I think v16.3 added jumper support but not sure if that applies in this situation.
In reply to Khurana:
I'm not sure where I was failing before. After reading some links I found by searching "net_short" in COS and playing around a bit, I was able to implement NET_SHORT either from the schematic or the board. My demo project was quick and simple, thus omitting hierarchical blocks and other project bits that might ultimately end up causing problems. I'm going to play more...
Place any single-pin comp on the schematic and connect it to some net. Then click on the pin (not the comp body!), which lights up a flashing red box around the pin for me, and open the Attributes form. Add a new prop to the pin, name it NET_SHORT, and put the nets, separated by a colon, as the prop value. Without having to specifically set up this property to transfer in PXL, but with "Create user-defined properties" checked on the Export Physical form (which I always check), the prop shows up on pins in Allegro.
Imagine the pin has "direct" connection to NET1 and the prop is NET_SHORT=NET1:NET2. Routing to NET1 is like normal. But when I route NET2 to the pin, it doesn't want to add the connection because a DRC error is being created. But if I pick Done from the RMB menu, I believe the DRC error is being suppressed.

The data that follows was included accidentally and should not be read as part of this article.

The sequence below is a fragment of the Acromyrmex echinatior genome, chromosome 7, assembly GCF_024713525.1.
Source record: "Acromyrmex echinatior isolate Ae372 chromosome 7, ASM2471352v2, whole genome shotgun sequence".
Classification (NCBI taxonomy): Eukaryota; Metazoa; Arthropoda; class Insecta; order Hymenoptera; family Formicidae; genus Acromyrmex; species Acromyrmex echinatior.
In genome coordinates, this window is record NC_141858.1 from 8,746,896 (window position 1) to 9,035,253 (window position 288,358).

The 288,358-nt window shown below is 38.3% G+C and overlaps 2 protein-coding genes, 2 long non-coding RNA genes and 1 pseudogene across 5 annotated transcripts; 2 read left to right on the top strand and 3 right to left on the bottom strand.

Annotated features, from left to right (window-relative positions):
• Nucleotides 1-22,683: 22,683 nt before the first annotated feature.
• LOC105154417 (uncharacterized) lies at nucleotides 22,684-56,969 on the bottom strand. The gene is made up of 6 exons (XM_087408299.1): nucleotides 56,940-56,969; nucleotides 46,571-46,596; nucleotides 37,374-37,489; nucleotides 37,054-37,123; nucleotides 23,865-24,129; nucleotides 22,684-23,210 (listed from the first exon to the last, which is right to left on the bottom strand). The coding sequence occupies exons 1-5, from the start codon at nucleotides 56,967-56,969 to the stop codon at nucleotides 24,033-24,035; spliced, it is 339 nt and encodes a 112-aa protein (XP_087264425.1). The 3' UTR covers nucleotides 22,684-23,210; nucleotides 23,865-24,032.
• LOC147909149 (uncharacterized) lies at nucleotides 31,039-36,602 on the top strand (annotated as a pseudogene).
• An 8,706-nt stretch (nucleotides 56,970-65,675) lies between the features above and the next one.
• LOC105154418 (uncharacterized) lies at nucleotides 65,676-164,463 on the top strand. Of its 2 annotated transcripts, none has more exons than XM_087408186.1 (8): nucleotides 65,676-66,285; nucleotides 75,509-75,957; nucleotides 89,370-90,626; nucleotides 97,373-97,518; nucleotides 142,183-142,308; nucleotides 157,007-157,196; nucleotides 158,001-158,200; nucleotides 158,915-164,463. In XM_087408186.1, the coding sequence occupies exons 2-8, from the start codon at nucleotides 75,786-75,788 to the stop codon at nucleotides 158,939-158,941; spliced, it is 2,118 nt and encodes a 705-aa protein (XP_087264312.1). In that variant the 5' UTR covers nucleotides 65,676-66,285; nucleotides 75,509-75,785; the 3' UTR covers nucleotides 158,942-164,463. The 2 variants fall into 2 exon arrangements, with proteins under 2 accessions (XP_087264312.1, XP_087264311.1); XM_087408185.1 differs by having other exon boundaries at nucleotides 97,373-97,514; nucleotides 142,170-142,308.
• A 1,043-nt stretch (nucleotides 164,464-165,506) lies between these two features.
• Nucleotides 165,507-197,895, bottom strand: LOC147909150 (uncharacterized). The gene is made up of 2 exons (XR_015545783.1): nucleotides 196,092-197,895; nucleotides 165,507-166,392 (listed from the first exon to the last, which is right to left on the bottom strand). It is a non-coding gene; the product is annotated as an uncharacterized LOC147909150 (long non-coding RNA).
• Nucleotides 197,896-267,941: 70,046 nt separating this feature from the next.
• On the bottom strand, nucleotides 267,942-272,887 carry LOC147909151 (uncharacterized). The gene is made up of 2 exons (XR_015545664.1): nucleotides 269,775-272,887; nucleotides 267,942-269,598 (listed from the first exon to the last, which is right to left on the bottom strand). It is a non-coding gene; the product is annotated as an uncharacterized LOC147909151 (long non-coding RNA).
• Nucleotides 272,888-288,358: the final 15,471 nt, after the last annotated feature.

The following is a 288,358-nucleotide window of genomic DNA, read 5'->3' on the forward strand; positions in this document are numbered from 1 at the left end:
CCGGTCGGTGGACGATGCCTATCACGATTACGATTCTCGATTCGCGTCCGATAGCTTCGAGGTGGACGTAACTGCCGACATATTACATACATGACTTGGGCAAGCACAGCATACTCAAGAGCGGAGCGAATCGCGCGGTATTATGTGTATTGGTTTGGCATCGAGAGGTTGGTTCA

This does in fact work, but it's not exactly intuitive since the "additional" Clines don't really want to join the pin, you can to make them. Furthermore, adding the prop to the schematic pin by hand is archaic.
I can simply connect a single-pin comp to any single net and run PXL. In Allegro, I manually add the same prop to the pin. In this case, again, routing the "direct" Cline is easy but I still get a DRC error when I drop in the "additional" Clines. Until I noticed that I must avoid bringing the "additional" Clines to the origin of the pin and just end them somewhere within the area of the pad. Also, I can't route from the pin with the NET_SHORT property because the Cline will then get a "Dummy net" connection and I can't create connectivity with elements of the "additional" net. Shapes are easy.
I could rip out a PCB SKILL program to easily allow users to select nets and apply this property, maybe even with some intelligence to assist users or auto-pick for them. So that's a possible plus, although I think I need to ponder how a tool for doing this with a GUI could be best used. Since Concept SKILL doesn't support native forms, it's far more difficult to try something similar on the front end, where it belongs.
So again, it works. But I still have to manually type in the net names (but not the property). And I have to route towards the pin with the NET_SHORT property and be careful to end the Cline on some random spot within the finish pad area. Plus there's no schematic annotation of shorted nets
Either method has serious drawbacks. I can understand why this was a User Group Top 10 request as stated by Solution ID 1835116, but I'd bet the user group had a less clumsy implementation in mind.
Please, someone tell me I've still got it wrong and there's a sensible way to short nets at a specific point on the board.
I have been trying to get this to work for us and eliminate any OFE (opportunity for error), the ability to see if the short is made at the logical view, ability to make sure the short was routed in the report (Summary Drawing Report), able to export to AnsoftLinks and able to provide DRC checking to non shorted nets. This is what I have done so far: